As with the homework assignment, the video shoot seemed to play very little role in the judges’ final decision, and instead it came down to the “Sing for Ryan Murphy and the Judges” round, which was expanded to “Sing for Ryan Murphy and the Judges and the Bulk of The Glee Project Season 1 Mentors.” (Raise that Gospel hand, Jenna Ushkowitz!)
The added twist was that this time around, contestants chose their own numbers, instead of performing what was assigned to them by the judges.
Lindsay was pretty astonishing on “Gimme Gimme” (from Thoroughly Modern Millie), and while she’s had to fight the “unlikable, too-driven, inauthentic, shrew-diva” edit all season, there’s no denying she’s got a powerhouse instrument and knows how to imbue every line of a song with theatricality and meaning. By comparison, Damian’s “Beyond the Sea” felt a little lightweight (and a lot hammy) — as Nikki told him beforehand, dude is “not the best singer, dancer, or actor” — but he melted the judges’ hearts by dedicating his performance to booted buddies Hannah and Cameron. Plus, I suppose from a purely commercial standpoint, it won’t hurt the Glee franchise to add another cast member whose adorable grin and perfect tresses have the potential to move a serious number of lunchboxes and t-shirts and posters and Trapper-Keepers. (Ryan Murphy had better make good on that promise to have Brittany find his character’s Irish accent completely unintelligible.)
Alex, meanwhile, performed his Dreamgirls ditty outfitted in drag that was decidedly more Doubtfire than Priscilla, and while there’s no denying the kid can hit his notes, I just wish he wasn’t always using a blunt object to do it. (Note to Ian Brennan: If bravery is wearing a dour wig and an unflattering fuchsia cardigan, then let’s get Alex the medal of honor!)
Samuel’s “Jolene,” however, was the weakest vocal of the episode — and his occasional pronunciation of “Jaw-lene” did him no favors, if you ask me — but what bugged me most was his substitution of the line “do whatever you wanna do, Jolene” in place of “whatever you decide to do, Jolene.” Seriously, the entire song is a desperate plea begging Jolene not to take the protagonist’s man; suddenly instructing her — mid-song! — to simply do as she wishes just doesn’t make an iota of sense.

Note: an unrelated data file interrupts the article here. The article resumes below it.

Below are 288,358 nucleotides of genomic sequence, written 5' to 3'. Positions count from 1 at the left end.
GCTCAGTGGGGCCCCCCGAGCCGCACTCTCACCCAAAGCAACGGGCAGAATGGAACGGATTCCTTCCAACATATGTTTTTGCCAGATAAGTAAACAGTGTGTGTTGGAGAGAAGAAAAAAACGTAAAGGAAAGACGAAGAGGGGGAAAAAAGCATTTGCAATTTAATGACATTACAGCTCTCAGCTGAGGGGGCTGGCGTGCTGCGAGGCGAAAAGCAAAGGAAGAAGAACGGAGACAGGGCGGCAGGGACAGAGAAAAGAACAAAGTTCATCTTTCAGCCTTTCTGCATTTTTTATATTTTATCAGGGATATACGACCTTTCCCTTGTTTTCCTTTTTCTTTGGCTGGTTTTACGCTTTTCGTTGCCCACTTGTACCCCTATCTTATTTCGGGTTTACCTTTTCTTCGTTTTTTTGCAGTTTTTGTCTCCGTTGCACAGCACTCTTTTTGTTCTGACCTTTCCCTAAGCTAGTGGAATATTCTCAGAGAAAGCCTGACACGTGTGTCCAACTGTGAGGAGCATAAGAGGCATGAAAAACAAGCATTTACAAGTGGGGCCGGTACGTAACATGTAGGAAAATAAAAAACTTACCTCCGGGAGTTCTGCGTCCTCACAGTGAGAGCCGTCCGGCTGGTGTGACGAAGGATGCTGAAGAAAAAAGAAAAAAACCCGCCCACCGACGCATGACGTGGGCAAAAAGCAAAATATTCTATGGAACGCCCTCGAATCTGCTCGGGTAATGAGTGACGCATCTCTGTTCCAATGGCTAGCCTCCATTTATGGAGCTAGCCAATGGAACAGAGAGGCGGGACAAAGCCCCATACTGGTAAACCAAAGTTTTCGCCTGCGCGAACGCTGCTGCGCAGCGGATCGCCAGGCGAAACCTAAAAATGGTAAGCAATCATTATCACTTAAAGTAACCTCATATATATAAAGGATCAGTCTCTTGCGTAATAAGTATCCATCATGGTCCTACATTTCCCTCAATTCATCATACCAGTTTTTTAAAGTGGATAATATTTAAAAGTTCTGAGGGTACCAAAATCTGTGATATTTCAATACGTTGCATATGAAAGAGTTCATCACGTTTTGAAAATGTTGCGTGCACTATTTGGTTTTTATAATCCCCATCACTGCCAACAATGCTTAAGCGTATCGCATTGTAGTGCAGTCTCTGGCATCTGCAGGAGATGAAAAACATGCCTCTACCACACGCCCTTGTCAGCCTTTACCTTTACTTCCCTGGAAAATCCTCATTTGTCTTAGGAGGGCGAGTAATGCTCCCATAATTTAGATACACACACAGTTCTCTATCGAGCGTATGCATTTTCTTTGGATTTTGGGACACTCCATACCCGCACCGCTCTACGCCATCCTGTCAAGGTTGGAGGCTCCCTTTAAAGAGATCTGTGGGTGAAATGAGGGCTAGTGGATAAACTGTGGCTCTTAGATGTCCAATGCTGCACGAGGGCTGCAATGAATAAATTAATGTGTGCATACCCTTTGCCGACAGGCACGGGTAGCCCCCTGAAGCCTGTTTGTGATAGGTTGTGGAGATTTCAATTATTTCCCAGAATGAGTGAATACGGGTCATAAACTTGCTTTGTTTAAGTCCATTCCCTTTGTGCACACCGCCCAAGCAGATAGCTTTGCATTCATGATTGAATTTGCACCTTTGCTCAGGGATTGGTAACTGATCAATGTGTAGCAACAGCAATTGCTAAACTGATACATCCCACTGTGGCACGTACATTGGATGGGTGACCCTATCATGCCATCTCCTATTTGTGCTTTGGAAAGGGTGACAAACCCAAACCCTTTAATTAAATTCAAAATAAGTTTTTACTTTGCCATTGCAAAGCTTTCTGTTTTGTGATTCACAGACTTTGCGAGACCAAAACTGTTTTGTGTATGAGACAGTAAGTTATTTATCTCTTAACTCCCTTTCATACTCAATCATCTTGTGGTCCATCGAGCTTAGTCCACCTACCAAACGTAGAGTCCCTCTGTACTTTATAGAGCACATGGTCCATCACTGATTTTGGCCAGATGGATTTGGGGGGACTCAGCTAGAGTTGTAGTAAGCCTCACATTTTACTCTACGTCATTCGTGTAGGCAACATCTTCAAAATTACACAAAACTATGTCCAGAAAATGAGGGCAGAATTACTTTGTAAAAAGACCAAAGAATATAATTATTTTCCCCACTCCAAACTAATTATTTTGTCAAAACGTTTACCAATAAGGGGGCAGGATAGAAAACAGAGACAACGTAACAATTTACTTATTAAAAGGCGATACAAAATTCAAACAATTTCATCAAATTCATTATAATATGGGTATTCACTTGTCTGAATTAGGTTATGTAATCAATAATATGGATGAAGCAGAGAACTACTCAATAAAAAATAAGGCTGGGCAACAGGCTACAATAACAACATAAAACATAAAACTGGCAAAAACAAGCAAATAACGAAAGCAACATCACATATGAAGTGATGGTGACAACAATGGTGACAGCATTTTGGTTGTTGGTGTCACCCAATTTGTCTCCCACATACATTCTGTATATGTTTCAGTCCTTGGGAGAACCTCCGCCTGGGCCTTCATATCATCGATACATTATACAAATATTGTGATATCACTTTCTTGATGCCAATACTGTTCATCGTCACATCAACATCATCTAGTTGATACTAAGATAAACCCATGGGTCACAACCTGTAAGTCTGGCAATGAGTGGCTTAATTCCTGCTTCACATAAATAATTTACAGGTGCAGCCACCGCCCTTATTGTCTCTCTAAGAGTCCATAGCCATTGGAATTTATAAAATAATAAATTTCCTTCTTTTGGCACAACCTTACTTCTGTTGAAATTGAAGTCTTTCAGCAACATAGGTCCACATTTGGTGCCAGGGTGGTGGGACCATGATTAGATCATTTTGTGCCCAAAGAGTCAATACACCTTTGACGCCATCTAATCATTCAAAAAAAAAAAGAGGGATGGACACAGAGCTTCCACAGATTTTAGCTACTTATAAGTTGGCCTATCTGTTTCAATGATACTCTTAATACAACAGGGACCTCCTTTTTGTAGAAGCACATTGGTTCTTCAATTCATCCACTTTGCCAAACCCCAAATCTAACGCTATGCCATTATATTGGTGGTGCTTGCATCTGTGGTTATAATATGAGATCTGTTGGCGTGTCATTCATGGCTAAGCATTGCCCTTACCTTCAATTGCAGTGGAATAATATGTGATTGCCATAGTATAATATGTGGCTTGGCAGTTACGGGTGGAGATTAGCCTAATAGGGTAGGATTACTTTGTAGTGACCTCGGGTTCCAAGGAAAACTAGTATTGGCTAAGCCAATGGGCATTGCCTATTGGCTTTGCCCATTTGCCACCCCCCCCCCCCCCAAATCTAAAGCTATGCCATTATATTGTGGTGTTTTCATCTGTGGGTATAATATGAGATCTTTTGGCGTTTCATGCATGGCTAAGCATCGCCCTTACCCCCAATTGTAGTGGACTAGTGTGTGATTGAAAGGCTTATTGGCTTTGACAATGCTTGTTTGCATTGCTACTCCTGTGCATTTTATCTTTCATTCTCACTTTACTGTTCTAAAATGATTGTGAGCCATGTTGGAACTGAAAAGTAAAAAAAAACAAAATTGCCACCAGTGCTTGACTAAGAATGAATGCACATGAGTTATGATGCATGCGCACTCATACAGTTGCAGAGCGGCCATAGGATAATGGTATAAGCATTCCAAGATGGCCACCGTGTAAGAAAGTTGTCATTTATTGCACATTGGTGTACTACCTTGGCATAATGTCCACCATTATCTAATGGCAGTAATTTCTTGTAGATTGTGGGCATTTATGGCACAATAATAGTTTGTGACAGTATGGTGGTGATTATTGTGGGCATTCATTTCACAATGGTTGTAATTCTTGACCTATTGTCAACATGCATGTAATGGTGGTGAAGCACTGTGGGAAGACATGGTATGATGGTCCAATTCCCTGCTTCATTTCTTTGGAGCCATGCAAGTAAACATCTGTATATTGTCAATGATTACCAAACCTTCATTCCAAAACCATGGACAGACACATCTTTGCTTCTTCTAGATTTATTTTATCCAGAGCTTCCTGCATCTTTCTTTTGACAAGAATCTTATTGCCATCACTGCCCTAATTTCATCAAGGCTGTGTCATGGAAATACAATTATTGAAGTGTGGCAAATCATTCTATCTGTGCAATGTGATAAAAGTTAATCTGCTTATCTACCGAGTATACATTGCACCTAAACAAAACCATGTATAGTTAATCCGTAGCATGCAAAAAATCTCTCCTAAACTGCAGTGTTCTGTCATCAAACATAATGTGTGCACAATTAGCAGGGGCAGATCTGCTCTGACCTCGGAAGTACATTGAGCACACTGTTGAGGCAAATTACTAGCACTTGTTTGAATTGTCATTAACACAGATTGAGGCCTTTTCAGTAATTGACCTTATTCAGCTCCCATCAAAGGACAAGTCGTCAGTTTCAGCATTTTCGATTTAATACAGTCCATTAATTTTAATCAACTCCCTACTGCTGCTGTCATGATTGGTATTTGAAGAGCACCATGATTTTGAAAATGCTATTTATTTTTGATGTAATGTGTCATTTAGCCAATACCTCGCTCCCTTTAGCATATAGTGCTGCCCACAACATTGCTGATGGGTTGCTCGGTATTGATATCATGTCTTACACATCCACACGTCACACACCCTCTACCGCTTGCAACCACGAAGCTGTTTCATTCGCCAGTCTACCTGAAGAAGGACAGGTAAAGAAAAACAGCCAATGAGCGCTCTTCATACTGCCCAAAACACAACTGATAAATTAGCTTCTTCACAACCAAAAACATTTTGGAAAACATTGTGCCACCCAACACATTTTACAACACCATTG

Ah well, who’s keeping score anyway? As Ryan Murphy reminded us, the final decision wasn’t based on “any of [the contestants’] individual talents, it’s about the needs of the show.”
And thus we got a winner. And a second winner. And two other lesser winners. Whether or not the Glee mothership will also win when Samuel, Damian, Lindsay, and Alex hop aboard this fall, well, only time will tell. But I could think of worse ways to end this diversionary summer Project.
And now I turn it over to you to hit the comments and share your thoughts on The Glee Project‘s entire freshman season and its conclusion. What did you think of the show? How about that surprise twist: Genuinely sweet or sickeningly so? Did the right people win? If not, who deserved the grand prize? Sound off below! And come back to TVLine tomorrow for my Q&As with Samuel, Damian, Lindsay, and Alex.